South Africa to share another biocontrol agent with Australia

The damaging flea-beetle
The damaging flea-beetle

Leaf-cactus (Pereskia aculeata), a spiny creeping plant from Brazil, is a serious threat to indigenous biodiversity in both South Africa and Australia, where it is an invasive alien pest. In South Africa, the flea-beetle Phenrica guerini is a damaging biological control agent for leaf-cactus. The flea-beetle was released in 1991 and is now widely established in the country and feeds on the leaves and shoots of the weed. Experiments in South Africa have shown that the beetle reduces the number of leaves of P. aculeata by over 250 leaves per m2 and percentage cover of the weed by 38% at sites where the agent is abundant (see damage below). Leaf-cactus is becoming more and more problematic in Australia, so the New South Wales Department of Primary Industry has been collaborating with the CBC to determine if the flea-beetle is safe for release in Australia. MSc student, Elizabeth Dixon, conducted host specificity tests to demonstrate that the flea-beetle is safe for release in Australia, and will not damage any other plants besides leaf-cactus if it is released. Her work has recently been published in Biocontrol Science and Technology ( and will hopefully be the first step towards releasing Phenrica guerini in Australia, and reducing the negative impacts leaf-cactus is having on Australian biodiversity.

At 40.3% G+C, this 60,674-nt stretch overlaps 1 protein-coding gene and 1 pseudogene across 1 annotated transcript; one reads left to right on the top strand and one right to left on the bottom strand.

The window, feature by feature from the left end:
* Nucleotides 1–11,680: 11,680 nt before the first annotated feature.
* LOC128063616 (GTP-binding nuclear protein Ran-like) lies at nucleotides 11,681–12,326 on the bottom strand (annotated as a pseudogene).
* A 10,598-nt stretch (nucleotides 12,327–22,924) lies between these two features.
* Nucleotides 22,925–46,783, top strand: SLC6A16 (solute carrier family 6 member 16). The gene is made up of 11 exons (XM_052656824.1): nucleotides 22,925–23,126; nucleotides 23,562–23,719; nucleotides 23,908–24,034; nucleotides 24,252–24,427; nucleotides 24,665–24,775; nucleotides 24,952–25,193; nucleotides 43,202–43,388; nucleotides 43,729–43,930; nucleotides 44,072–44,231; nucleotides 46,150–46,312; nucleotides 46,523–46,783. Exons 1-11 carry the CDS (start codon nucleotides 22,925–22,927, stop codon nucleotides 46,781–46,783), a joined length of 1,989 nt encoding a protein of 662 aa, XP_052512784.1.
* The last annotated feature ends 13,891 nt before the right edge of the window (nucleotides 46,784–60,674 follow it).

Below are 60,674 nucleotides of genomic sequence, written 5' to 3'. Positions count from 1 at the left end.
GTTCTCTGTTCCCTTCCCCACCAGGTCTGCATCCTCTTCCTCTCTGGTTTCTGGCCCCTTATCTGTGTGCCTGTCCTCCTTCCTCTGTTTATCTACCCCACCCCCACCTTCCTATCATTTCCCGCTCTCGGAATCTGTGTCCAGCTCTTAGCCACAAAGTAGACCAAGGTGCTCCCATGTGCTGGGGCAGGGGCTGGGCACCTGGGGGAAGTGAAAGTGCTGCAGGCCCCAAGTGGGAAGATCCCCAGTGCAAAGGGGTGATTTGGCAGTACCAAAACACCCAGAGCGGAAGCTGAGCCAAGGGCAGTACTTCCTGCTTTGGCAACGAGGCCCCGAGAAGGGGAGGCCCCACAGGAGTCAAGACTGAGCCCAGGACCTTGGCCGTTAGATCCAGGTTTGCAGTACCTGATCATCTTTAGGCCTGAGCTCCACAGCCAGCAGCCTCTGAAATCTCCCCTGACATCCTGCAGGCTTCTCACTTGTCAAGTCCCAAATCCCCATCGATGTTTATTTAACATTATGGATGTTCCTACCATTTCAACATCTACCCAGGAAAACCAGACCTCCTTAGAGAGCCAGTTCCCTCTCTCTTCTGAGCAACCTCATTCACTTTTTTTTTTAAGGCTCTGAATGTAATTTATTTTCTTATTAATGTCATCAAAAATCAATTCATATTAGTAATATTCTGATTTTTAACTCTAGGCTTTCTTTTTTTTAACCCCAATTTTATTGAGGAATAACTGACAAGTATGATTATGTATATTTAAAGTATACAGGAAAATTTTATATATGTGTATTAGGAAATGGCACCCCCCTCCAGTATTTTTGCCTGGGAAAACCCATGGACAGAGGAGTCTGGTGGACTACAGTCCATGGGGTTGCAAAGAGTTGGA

Phenrica damage

This project has been supported by a series of successive investments from the NSW Government through its Environmental Trust, and in-kind co-investments by CSIRO, NSW Department of Primary Industries and NSW Department of Planning and Environment. The South African Pereskia aculeata programme was funded by the Department of Forestry, Fisheries and the Environment (DFFE): Natural Resource Management Programme (NRMP).

Source:  CBC Staff